Lentil soup is good, so good in fact that Esau renounced his birthright to his brother Jacob just for a bowl of these marvelous reds.
What was he thinking?
True, Esau was famished after a day of hunting but to relinquish his title of first born is a bit excessive for this humble legume. I have never shared the Biblical brother’s enthusiasm for red lentils as they have always been “eh”, bland and mushy. My first attempt was an Indian specialty called kitchri, a filling and wholesome dish of rice and red lentils which the Iraqis introduced to Israel*. It makes an interesting side dish, especially topped with caramelized onions and flavored with garlic and garam masala but definitely not something to sell birthrights over. Then I tried using it in what will forever be known within my family as the most disgusting thing I have ever made, it was legendary (If I describe it, my readers will flee and never return).
It is amazing that lentils exist as a domesticated crop in the first place considering that seed germination is exceedingly low in the wild progenitor and the plant so small it can be easily overlooked. Although it grows wild in the Levant in order to recognize it “you have to crawl on your hands and knees” with your face 3 cm from the ground as Gideon Ladizinsky, my professor of genetics once told us. According to a research group in Bari,Italy, the cultivation occurred before domestication which would make lentils one of the most tedious foods to harvest, perhaps in par with picking individual crocus stigmas for saffron. So the red porridge of the biblical times was in fact a very complicated affair to prepare with hours spent on all fours trying to collect the minuscule lentils, just like searching for dropped contact lenses. Scientists from the Hebrew University of Jerusalem thought it would be a great idea to send out unsuspecting research students to see how many wild lentils they could gather. The surprising verdict? “Wild lentils are unlikely to have been a staple resource for hunter-gatherers prior to plant domestication.” 1 In truth, by the time Jacob and Esau were born, the lens species were probably already domesticated and luckily did not scatter on the ground but were gathered and threshed.
While lentils and legumes in general lagged behind grain’s large harvests, their high nutritional profile justified the work that went into growing them. Lentils are rich in proteins, low in fats and important in vegetarian diets.
To give the lentil the respect it deserves, I decided to try just one more recipe- red lentil soup and I am glad I did.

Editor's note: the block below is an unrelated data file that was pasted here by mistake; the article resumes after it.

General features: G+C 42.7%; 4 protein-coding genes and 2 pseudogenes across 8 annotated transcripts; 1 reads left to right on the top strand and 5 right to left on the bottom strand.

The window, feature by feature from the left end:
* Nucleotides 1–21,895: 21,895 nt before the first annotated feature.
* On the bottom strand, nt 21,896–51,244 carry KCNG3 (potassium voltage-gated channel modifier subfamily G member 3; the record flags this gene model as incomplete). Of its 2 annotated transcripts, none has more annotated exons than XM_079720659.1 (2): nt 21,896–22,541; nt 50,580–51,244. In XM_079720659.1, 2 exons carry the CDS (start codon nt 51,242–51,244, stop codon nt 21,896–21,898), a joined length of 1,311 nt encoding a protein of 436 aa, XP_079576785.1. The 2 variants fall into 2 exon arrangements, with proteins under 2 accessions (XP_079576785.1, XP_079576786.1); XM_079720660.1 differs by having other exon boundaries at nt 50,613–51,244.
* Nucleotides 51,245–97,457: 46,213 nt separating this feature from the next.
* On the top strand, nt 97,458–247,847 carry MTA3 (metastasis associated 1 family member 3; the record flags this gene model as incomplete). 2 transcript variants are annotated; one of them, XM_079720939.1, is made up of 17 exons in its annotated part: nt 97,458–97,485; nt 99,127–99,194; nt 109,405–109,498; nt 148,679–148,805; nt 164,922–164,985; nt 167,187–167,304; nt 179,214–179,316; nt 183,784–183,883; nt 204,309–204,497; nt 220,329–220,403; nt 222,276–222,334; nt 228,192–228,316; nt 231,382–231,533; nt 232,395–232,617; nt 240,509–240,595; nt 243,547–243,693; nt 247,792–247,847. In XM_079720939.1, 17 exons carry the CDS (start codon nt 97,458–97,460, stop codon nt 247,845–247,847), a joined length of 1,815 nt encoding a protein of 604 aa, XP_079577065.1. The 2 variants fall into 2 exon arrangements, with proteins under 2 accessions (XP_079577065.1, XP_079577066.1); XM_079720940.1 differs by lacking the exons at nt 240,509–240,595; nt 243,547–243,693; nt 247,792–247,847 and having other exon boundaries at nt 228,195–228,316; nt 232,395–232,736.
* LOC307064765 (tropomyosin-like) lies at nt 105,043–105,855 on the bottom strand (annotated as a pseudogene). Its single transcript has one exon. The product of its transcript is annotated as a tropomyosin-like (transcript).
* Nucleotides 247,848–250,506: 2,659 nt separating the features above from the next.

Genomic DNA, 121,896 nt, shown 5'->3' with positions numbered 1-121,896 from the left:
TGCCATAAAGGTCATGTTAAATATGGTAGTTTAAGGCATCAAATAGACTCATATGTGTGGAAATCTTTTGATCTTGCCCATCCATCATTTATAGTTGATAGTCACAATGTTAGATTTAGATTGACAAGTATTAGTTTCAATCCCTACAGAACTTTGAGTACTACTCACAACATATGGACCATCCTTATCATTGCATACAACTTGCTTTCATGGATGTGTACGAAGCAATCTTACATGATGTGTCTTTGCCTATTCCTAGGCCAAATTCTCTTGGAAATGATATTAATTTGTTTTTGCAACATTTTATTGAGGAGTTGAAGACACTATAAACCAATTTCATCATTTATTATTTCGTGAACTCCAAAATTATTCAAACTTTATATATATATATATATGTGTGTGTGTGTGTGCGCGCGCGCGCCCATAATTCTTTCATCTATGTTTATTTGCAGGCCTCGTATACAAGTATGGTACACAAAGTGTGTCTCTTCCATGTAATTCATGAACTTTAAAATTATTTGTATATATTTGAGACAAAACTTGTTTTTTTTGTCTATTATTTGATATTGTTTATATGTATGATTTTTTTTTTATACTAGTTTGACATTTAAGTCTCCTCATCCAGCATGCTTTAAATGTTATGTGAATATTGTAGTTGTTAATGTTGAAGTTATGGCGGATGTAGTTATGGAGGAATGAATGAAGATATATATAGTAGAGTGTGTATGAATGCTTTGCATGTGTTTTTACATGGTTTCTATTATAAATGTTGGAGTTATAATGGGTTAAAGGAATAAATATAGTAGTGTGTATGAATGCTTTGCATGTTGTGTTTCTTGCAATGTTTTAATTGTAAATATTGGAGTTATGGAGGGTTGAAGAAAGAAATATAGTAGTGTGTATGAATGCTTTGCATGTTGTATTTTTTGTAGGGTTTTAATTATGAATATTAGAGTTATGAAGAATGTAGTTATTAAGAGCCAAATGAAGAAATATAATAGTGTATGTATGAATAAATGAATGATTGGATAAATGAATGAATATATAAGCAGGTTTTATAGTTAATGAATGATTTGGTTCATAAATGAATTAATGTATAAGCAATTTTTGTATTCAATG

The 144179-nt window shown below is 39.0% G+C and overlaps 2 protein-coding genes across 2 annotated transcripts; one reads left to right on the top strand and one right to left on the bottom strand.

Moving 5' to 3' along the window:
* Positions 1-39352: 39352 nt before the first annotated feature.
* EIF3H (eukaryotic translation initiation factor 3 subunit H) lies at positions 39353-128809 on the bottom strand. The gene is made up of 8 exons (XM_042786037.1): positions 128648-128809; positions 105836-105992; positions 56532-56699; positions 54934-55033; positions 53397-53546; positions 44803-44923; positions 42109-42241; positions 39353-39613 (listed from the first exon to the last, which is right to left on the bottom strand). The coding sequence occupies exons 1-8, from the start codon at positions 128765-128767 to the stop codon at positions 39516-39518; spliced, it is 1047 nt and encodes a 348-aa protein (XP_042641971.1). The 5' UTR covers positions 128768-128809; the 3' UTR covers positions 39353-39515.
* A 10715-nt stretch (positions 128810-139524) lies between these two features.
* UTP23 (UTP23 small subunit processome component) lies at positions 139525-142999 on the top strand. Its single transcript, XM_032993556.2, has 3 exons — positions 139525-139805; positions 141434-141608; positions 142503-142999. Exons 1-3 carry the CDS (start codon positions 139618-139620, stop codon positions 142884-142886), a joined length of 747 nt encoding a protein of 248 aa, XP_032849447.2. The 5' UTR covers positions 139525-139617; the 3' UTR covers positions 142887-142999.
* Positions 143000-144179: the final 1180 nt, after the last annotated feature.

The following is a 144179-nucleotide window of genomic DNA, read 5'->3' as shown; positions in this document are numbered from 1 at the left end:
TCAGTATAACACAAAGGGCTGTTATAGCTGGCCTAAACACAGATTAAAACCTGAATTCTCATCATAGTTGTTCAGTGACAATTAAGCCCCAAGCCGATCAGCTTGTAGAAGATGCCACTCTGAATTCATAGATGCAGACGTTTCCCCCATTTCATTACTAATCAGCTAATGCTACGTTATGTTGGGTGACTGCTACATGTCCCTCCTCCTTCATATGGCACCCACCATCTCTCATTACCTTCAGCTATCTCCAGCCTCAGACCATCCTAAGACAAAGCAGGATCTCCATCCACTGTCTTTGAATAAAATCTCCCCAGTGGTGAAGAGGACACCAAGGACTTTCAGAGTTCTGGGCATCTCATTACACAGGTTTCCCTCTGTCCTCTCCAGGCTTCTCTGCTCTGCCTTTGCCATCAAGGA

There are many varieties which have developed from the ancient Mesopotamian gruel. The Iraqi Kurds prepare it together with rice and vegetables such as carrots, celery and zucchini with a hefty dose of garlic. In Tunisia and Morocco they add tomatoes. The Arabs of the Galilee spice it generously with cumin and caramelized onions. Turkish Kurds add dried red peppers, wheat berries, mint and green peppers and those from Aleppo Syria like theirs with coriander seeds as well as cumin. There is even an Indian version that is heavily spiced as in Sabera’s recipe.
Red Lentil Soup, my style (מרק עדשים)
Red lentils lose their beautiful color during cooking which is compensated by the addition of carrots and tomato paste. The garnish was inspired by the tradition of adding bubbling spiced oil to some dishes in Egypt, such as in mloukhia.
2 cups red lentils
3-4 carrots, chopped
2 tablespoons tomato paste
2 onions, chopped
1 teaspoon ground cumin
1/2 teaspoon paprika
1/2 teaspoon black pepper
1 cup of chopped parsley
For the garnish
1 tablespoon sweet paprika
2 cloves garlic, finely chopped
1 teaspoon ground coriander
6 tablespoons of olive oil
Fry the onions until caramelized. Add the lentils, carrots and tomato paste and cover with about 6 cups of water. Bring to a boil, reduce heat and simmer until the lentils and vegetables are soft. Add more water if the soup is too thick. If the soup is watery, reduce with the cover off. Add the spices.
Fry the spices and garlic in the olive oil until bubbles form around the garlic. Remove from heat. Sieve the olive oil mix and add a drizzle onto each bowl. Add parsley if desired and a squeeze of lemon juice. I also added a tablespoon of bulgur which I cooked separately.
*In the 1950’s many Iraqi families moved to Bombay to escape the turmoil of their country and then only later to Israel
1 Wild lentil and chickpea harvest in Israel: bearing on the origins of Near Eastern farming
Shahal Abbo, Inbar Zezak, Efrat Schwartz, Simcha Lev-Yadun, Zohar Kerem and Avi Gopher
The Cooking of the Eastern mediterranean, by Paula Wolfert
Kurdish Cooking, Varda Shilo